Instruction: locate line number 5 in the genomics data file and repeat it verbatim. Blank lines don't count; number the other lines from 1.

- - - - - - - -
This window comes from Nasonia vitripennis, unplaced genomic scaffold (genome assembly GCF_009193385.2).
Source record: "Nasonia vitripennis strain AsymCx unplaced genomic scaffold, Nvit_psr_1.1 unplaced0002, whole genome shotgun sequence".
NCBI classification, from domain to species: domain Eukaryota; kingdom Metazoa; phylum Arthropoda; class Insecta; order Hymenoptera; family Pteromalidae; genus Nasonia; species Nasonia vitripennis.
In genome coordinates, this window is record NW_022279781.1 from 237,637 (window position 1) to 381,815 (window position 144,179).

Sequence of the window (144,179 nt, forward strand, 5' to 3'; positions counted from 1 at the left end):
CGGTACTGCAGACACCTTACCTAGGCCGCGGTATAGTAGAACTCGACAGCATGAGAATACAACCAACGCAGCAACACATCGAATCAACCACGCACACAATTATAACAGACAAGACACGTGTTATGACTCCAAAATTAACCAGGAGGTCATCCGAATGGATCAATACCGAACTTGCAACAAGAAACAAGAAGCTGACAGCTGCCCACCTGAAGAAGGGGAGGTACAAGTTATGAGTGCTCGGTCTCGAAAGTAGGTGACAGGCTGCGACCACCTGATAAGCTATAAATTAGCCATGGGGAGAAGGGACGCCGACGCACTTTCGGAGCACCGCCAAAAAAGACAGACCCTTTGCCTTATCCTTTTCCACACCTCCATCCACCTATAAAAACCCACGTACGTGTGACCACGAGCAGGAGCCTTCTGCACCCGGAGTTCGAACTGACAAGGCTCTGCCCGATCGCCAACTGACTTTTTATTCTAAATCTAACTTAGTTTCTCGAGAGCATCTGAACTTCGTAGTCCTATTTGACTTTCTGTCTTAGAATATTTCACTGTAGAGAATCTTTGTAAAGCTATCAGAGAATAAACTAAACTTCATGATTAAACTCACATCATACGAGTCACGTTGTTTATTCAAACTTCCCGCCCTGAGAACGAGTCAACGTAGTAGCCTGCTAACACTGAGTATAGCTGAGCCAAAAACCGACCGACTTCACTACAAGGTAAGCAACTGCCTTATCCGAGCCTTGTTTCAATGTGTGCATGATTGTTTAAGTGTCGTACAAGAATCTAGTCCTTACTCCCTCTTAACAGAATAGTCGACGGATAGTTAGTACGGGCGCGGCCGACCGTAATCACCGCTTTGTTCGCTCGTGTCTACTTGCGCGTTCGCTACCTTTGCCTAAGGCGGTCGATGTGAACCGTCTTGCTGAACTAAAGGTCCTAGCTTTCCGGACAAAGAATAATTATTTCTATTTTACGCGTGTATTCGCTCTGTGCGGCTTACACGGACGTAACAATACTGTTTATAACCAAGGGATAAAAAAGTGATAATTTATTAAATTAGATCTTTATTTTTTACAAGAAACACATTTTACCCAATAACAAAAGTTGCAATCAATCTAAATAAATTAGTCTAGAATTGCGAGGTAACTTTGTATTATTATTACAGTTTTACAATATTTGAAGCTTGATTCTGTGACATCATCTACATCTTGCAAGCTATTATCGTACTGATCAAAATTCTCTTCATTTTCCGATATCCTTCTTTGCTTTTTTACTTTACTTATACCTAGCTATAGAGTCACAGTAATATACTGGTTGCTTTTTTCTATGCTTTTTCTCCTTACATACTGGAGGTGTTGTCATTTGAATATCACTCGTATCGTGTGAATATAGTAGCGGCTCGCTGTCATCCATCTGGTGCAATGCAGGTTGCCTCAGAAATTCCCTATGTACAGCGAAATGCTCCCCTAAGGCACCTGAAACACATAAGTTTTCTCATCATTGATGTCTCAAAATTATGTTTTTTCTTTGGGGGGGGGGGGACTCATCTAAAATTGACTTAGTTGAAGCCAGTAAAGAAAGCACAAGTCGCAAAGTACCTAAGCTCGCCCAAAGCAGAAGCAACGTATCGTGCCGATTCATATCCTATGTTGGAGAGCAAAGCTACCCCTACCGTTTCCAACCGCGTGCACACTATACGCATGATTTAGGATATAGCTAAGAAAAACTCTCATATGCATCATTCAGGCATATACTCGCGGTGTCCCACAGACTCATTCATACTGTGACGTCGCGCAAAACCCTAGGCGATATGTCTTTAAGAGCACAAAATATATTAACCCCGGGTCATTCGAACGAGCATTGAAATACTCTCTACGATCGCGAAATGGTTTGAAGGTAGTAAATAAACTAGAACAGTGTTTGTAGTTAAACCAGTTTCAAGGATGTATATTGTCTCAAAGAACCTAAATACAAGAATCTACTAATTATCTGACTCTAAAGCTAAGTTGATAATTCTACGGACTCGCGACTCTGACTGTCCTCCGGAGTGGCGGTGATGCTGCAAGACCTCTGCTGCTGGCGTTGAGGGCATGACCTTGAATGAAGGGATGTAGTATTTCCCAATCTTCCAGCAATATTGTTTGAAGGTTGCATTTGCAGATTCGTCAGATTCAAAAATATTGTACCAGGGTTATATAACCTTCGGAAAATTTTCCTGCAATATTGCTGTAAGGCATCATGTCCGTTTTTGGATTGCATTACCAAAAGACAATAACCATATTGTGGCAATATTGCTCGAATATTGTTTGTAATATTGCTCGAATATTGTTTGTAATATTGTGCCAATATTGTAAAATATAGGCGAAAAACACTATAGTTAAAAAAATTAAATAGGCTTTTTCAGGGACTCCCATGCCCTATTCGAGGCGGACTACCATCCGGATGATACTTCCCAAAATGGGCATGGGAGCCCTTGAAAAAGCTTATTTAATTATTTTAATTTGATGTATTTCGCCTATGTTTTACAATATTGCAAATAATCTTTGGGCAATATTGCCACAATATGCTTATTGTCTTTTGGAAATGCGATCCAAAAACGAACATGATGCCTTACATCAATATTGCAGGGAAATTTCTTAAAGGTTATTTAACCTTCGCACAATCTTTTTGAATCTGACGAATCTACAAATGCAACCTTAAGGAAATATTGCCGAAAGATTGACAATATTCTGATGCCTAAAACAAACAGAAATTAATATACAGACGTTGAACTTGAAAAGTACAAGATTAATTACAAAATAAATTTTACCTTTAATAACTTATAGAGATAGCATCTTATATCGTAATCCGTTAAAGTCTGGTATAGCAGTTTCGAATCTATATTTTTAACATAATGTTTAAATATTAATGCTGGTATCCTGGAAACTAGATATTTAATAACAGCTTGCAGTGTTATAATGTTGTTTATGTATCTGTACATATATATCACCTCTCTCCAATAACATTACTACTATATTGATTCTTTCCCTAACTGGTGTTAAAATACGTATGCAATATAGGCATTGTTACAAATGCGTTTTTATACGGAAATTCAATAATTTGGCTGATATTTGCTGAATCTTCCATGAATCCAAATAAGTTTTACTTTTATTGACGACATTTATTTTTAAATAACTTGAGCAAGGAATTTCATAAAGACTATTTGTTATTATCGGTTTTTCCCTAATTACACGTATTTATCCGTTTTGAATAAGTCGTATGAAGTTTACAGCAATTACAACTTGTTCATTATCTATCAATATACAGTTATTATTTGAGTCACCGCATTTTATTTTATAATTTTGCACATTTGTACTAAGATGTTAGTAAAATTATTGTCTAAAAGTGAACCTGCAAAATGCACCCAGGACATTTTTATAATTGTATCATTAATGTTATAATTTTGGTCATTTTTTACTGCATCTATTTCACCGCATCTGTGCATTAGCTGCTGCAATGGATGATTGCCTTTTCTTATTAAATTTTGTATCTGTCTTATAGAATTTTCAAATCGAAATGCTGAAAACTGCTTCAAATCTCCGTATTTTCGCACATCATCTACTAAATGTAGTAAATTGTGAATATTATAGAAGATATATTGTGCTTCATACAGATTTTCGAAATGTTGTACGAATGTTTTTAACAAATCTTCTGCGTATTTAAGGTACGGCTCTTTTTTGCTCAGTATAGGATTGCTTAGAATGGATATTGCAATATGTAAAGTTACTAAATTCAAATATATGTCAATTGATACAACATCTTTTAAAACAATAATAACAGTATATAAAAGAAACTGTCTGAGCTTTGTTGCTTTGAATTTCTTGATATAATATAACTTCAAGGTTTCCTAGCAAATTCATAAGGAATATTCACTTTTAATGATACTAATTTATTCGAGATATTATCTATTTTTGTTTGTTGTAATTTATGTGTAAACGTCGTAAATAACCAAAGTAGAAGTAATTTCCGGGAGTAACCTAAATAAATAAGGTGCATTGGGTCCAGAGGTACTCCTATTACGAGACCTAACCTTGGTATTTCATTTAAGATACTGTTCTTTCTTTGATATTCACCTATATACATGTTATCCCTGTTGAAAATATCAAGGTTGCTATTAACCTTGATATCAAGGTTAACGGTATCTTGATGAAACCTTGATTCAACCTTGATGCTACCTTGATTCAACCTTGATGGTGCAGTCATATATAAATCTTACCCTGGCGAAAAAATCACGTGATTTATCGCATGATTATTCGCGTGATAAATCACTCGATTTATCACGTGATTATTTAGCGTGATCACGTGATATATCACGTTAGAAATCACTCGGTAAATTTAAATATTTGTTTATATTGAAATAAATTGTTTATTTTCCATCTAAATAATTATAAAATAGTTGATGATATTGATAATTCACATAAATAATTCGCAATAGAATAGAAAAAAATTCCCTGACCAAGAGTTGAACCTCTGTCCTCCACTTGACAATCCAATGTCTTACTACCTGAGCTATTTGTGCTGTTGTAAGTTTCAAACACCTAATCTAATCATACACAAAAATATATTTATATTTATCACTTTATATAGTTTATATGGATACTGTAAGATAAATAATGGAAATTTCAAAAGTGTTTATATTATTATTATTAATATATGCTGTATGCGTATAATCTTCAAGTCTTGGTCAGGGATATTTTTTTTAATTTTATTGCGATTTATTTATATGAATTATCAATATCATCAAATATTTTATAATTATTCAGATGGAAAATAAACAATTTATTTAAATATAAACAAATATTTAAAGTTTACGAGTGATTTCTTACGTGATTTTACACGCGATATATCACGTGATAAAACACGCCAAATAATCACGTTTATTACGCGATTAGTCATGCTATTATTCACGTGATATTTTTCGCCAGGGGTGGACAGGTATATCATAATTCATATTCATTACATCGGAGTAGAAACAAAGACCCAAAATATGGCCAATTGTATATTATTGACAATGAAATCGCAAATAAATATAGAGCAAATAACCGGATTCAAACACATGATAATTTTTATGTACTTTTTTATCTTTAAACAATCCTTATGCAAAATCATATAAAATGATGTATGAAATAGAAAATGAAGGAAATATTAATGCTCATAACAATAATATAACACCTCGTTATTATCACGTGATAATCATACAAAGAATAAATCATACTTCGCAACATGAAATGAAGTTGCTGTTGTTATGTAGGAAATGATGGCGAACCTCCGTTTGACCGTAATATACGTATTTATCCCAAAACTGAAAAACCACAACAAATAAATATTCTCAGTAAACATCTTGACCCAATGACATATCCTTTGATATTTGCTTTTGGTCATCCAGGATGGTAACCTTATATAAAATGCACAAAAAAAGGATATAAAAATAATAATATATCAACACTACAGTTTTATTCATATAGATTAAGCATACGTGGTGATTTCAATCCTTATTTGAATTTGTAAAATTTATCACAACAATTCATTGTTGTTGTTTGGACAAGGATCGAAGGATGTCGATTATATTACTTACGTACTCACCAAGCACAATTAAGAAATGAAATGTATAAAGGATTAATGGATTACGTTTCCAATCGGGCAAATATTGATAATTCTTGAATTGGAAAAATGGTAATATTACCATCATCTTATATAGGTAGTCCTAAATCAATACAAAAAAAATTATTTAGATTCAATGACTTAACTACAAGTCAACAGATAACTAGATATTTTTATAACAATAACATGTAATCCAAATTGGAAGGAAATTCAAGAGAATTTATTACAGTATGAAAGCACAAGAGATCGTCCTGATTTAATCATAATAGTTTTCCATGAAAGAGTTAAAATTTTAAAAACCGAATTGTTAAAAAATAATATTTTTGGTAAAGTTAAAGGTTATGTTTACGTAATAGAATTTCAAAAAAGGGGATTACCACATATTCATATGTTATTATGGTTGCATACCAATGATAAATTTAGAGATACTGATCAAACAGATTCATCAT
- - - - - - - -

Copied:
Sequence of the window (144,179 nt, forward strand, 5' to 3'; positions counted from 1 at the left end):